DA: For sure! I couldn’t imagine taking a road trip without my favorite jams. When searching for a personal getaway, are you looking for a serene beach, up in the mountains somewhere or in a city? Why?
MS: I’d be looking into a city trip, cause I get a bit bored after a couple of days on the beach. In the city there’s plenty to go do, see and experience. I like pizza and barbecue. I’m always looking for cool spots to get food. I also love the culture in cities. Really anywhere that’s got cool museums or places to go see.
DA: Finding the best-local foods is definitely one of my favorite travel rituals for a new destination. One of our core objectives at SCP is to bring people together while traveling, not only to influence people to see and appreciate our beautiful world, but to also minimize cross-cultural divides. What effect does traveling around music have on humans in this regard? How has it broadened your perspective of the world?
MS: Through playing music in a lot of different countries, and traveling a lot, we’ve been able to meet a lot of different people from all walks of life. When we played music in India, we got to meet people from a completely different background, who have a completely different perspective on every type of issue. It was really cool to meet people who look at things and grew up learning differently. Interacting with all different types of people can open your mind. I look at things in different ways than I did in the past from it.
DA: Sounds like you’ve had quite a few cultural experiences. Everyone has a list of places they want to see, but haven’t yet. What are three destinations that you still need to hit? Why?
MS: I would definitely like to go see Petra in Jordan. I think that would be awesome. I really want to go to South America — Brazil or Argentina. Those are two big ones on my list — Australia too. I’ve heard some really good things.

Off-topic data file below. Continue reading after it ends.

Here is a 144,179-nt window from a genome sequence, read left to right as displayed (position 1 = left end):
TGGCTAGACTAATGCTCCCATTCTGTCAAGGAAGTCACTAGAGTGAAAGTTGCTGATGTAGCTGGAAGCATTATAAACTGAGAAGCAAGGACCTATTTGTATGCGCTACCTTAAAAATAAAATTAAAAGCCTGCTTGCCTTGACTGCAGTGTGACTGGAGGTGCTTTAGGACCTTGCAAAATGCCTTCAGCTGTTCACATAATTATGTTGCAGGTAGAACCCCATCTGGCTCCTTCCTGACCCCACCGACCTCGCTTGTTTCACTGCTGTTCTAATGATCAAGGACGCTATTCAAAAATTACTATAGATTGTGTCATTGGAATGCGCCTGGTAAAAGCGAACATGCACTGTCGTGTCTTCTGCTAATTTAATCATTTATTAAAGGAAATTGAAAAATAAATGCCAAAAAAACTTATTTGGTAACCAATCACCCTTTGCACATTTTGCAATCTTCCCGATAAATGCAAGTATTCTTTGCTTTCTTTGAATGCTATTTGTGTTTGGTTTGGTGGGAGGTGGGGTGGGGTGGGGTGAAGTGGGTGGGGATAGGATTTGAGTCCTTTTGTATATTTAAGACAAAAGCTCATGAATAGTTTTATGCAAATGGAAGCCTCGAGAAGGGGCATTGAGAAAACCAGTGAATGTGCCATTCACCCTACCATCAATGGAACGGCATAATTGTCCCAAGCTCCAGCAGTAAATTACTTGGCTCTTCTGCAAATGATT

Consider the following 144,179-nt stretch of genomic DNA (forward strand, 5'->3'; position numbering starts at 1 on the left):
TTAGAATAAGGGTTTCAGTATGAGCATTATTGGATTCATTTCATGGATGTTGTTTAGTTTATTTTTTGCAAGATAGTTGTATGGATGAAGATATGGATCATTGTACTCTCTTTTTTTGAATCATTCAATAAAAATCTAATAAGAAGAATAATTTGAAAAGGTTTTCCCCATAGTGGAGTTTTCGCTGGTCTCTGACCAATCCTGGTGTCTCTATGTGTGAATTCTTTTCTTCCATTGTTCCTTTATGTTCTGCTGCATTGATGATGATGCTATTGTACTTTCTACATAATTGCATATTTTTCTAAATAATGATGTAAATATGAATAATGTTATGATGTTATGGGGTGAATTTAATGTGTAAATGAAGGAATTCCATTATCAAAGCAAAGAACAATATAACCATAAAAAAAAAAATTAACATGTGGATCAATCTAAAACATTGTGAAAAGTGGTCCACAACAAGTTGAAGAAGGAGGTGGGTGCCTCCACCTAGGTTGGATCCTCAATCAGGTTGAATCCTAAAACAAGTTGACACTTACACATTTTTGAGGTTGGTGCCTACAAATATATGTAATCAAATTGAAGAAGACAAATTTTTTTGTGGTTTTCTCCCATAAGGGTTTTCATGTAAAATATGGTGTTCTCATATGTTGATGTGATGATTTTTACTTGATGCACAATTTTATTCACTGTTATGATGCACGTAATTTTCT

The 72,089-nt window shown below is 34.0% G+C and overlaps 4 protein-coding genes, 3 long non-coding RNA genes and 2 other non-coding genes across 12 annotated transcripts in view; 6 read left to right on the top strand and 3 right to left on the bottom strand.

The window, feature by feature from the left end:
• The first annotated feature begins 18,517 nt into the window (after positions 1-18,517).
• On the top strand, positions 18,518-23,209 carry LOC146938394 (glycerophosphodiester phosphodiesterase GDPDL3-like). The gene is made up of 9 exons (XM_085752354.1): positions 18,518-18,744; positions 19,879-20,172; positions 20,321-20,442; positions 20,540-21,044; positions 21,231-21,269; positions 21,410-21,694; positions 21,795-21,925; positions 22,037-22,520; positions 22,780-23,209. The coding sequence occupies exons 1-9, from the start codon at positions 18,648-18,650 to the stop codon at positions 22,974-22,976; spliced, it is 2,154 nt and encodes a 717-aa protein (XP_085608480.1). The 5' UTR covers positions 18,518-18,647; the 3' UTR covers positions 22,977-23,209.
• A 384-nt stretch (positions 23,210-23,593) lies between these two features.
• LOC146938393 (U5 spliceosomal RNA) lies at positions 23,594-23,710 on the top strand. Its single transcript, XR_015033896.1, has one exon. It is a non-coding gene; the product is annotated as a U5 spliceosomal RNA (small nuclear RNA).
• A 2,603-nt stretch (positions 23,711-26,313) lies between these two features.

DA: I hope you get to hit all of those.Most destinations have a festival that they’re known for, whether it’s Mardi Gras in New Orleans or Oktoberfest in Munich. Which one would you choose to attend? Why?
MS: Definitely Mardi Gras! we went through Louisiana around the time Mardi Gras was happening. We were up in Baton Rouge for one night, and everyone we met said if we got the chance we had to go. It’s such a massive movement and celebration, so that’s something I’d like to go do someday.
DA: It certainly is one of the best known parties that takes place here in the states. When you’re relaxing on a beach, or just have some downtime, what music are you listening to?
MS: I have a really expansive taste in music. I like anything from Kendrick Lamar and hip-hop, to guitar bands similar to us, like Nirvana or Foo Fighters. Pop is one of my guilty pleasures. I’ll listen to current pop music like Justin Bieber. I have a really broad taste.
DA: Sounds like you’d have quite the music library. After the tour wraps up in August do you have any vacations planned? What’s next after that?
MS: We’ve got a headline tour in the UK in November. Then my girlfriend and I are planning on doing a road trip for a few months. Well be busy. It’ll be just like touring, but with places interesting to us.